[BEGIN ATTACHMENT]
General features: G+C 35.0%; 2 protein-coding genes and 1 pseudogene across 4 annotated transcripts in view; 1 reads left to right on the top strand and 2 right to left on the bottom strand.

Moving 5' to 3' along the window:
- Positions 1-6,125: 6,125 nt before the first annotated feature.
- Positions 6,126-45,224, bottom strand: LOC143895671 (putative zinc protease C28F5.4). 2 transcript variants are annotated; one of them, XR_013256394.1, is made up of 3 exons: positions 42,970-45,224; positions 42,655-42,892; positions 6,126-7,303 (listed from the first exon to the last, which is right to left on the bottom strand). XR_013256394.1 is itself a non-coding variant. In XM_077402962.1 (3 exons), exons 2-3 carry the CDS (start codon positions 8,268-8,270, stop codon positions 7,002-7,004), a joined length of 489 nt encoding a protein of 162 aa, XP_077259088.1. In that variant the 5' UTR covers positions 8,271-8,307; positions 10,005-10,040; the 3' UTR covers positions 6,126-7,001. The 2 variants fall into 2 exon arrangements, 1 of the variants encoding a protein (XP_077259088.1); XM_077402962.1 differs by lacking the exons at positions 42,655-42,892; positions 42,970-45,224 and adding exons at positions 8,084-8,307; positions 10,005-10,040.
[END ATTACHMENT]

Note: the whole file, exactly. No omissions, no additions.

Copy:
General features: G+C 35.0%; 2 protein-coding genes and 1 pseudogene across 4 annotated transcripts in view; 1 reads left to right on the top strand and 2 right to left on the bottom strand.

Moving 5' to 3' along the window:
- Positions 1-6,125: 6,125 nt before the first annotated feature.
- Positions 6,126-45,224, bottom strand: LOC143895671 (putative zinc protease C28F5.4). 2 transcript variants are annotated; one of them, XR_013256394.1, is made up of 3 exons: positions 42,970-45,224; positions 42,655-42,892; positions 6,126-7,303 (listed from the first exon to the last, which is right to left on the bottom strand). XR_013256394.1 is itself a non-coding variant. In XM_077402962.1 (3 exons), exons 2-3 carry the CDS (start codon positions 8,268-8,270, stop codon positions 7,002-7,004), a joined length of 489 nt encoding a protein of 162 aa, XP_077259088.1. In that variant the 5' UTR covers positions 8,271-8,307; positions 10,005-10,040; the 3' UTR covers positions 6,126-7,001. The 2 variants fall into 2 exon arrangements, 1 of the variants encoding a protein (XP_077259088.1); XM_077402962.1 differs by lacking the exons at positions 42,655-42,892; positions 42,970-45,224 and adding exons at positions 8,084-8,307; positions 10,005-10,040.